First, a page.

Best known as Machig Labdron’s teacher, the Indian mahasiddha Padampa Sangye is counted as a lineage guru by all schools of Tibetan Buddhism. He brought the lineage of Chöd to Tibet, carried the Buddha’s teachings to China, and is even asserted in the Tibetan tradition to have been the legendary Bodhidharma. Padampa Sangye’s teaching methods were unorthodox and sometimes extreme. This transcendent and irascible teacher encouraged his disciples to disregard social conventions, disdain social contacts, and go beyond their cultural conditioning. He inspired innumerable highly realized disciples, many of whom were women. Lion of Siddhas presents two extraordinary texts: a biography of Padampa Sangye, and a rare collection of his verbal and nonverbal teachings called Mahamudra in Symbols, recorded by his chief Tibetan disciple almost a thousand years ago. Both are previously untranslated.
Paperback | $34.95
Published by Snow Lion Jun 02, 2008| 352 Pages| 6 x 9| ISBN 9781559392990
“His teachings can be found today in monasteries and retreat hermitages throughout central Asia, from Mongolia on the north, to Bhutan, Sikkim, and Ladakh on the south, and continue to be practiced with undiminished enthusiasm. My old friend David Molk working with Lama Tsering Wangdu has performed a wonderful service. . . . It is a great read and explodes with the sense and sensibility of the enlightenment dynamic.”—Glenn H. Mullin, author of The Dalai Lamas on Tantra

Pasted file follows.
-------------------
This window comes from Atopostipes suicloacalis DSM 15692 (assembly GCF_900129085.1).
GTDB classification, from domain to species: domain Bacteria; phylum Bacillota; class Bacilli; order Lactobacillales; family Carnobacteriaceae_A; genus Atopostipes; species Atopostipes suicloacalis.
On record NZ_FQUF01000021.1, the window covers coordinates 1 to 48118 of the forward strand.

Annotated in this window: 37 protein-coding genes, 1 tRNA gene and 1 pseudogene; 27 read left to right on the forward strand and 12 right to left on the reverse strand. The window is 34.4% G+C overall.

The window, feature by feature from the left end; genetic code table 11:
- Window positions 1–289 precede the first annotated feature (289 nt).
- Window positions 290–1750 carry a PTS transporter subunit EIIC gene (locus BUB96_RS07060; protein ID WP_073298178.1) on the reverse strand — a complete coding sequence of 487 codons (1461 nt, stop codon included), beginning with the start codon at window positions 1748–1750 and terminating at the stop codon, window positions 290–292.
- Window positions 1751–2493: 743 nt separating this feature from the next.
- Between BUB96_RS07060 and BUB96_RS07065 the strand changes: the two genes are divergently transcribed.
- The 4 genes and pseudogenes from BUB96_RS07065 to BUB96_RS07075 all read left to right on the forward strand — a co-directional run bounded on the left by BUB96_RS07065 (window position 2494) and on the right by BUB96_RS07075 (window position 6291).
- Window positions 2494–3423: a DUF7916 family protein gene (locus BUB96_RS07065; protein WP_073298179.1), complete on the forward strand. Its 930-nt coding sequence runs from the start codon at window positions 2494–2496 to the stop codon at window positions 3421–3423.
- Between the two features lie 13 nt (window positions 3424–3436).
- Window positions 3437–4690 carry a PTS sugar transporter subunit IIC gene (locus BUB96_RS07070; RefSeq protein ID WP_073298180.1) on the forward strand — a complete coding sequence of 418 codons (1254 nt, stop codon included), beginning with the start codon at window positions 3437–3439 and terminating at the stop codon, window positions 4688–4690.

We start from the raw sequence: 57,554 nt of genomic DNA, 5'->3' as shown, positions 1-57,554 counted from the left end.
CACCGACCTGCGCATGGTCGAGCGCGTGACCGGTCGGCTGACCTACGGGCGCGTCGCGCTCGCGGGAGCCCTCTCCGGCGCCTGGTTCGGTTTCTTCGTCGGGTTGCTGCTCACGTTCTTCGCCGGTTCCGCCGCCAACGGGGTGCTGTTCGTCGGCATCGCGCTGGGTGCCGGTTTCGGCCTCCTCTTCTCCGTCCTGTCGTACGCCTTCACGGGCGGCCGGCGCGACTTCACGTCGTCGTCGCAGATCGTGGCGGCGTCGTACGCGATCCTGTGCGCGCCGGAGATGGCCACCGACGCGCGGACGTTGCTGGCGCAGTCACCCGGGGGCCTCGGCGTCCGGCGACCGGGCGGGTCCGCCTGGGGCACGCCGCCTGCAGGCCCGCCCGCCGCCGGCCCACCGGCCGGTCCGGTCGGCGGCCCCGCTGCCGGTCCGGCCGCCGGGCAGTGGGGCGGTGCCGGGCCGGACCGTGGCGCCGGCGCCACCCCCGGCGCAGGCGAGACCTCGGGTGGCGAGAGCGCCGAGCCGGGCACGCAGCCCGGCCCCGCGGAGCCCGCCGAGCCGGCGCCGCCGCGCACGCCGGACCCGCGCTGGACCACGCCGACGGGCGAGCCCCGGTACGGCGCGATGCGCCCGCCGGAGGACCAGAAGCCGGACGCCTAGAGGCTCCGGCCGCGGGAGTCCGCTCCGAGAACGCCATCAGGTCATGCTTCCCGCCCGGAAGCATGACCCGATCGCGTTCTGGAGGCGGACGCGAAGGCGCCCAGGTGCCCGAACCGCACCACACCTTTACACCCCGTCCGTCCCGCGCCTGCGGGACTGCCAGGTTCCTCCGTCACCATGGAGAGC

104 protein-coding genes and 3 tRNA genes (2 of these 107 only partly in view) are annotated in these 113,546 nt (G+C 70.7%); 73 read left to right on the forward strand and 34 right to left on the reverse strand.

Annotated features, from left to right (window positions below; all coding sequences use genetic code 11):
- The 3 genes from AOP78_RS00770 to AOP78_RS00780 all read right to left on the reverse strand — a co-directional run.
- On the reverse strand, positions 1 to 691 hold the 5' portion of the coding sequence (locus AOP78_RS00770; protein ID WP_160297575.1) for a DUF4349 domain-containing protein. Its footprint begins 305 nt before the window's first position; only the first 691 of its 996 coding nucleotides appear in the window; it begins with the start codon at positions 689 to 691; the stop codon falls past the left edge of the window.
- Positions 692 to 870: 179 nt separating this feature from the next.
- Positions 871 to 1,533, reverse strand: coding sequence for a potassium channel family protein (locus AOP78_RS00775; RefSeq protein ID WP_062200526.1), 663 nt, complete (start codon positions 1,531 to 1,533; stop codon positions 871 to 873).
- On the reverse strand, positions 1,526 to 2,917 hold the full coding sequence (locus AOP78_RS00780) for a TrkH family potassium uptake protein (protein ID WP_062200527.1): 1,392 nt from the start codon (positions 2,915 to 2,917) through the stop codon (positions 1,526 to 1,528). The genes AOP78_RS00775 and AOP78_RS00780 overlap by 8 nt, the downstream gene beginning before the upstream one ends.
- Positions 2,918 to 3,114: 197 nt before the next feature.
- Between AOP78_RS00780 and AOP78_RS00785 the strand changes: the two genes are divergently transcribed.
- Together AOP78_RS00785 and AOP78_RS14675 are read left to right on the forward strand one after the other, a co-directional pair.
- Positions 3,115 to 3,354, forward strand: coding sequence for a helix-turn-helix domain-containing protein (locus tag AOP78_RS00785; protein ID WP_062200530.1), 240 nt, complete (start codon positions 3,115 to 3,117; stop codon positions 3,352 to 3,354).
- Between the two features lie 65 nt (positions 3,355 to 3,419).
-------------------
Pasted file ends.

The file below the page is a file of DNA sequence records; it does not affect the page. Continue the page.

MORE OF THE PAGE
“A rare portrait of an elusive yet important religious figure in Tibetan Buddhism. . . . Offers an entertaining glimpse into the life of a classic tantric iconoclast.”—Buddhadharma: The Practitioner’s Quarterly
“Padampa Sangye is a charismatic and significant figure in his own right. . . . His eminently quotable teachings reflect a wise and curmudgeonly character who fought complacency and bucked convention.”—Tricycle
“Collects two venerable texts in one volume, both skillfully translated into English for the first time. . . . An invaluable reference for Buddhist studies shelves and reference collections. . . . Highly recommended.”—Library Bookwatch “This translation effectively presents this Master’s legacy from the 11th century, which is still as dynamic and inspiring for current times.”—East and West Series